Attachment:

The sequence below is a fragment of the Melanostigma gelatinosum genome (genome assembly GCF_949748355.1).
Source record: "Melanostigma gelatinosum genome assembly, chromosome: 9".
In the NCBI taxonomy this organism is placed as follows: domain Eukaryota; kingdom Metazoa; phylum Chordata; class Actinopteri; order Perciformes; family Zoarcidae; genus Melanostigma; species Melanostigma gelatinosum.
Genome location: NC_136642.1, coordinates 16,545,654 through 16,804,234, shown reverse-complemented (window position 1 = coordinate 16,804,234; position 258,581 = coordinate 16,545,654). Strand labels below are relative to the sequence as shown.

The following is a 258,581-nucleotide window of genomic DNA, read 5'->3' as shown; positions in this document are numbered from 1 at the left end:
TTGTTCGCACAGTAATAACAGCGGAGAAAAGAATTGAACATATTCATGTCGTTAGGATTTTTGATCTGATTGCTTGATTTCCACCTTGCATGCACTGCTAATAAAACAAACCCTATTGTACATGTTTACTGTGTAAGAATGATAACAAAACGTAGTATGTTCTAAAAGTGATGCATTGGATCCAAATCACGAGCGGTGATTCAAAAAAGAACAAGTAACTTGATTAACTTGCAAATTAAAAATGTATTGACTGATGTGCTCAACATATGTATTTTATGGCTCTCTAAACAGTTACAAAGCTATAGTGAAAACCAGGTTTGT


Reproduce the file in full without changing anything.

The sequence below is a fragment of the Melanostigma gelatinosum genome (genome assembly GCF_949748355.1).
Source record: "Melanostigma gelatinosum genome assembly, chromosome: 9".
In the NCBI taxonomy this organism is placed as follows: domain Eukaryota; kingdom Metazoa; phylum Chordata; class Actinopteri; order Perciformes; family Zoarcidae; genus Melanostigma; species Melanostigma gelatinosum.
Genome location: NC_136642.1, coordinates 16,545,654 through 16,804,234, shown reverse-complemented (window position 1 = coordinate 16,804,234; position 258,581 = coordinate 16,545,654). Strand labels below are relative to the sequence as shown.

The following is a 258,581-nucleotide window of genomic DNA, read 5'->3' as shown; positions in this document are numbered from 1 at the left end:
TTGTTCGCACAGTAATAACAGCGGAGAAAAGAATTGAACATATTCATGTCGTTAGGATTTTTGATCTGATTGCTTGATTTCCACCTTGCATGCACTGCTAATAAAACAAACCCTATTGTACATGTTTACTGTGTAAGAATGATAACAAAACGTAGTATGTTCTAAAAGTGATGCATTGGATCCAAATCACGAGCGGTGATTCAAAAAAGAACAAGTAACTTGATTAACTTGCAAATTAAAAATGTATTGACTGATGTGCTCAACATATGTATTTTATGGCTCTCTAAACAGTTACAAAGCTATAGTGAAAACCAGGTTTGT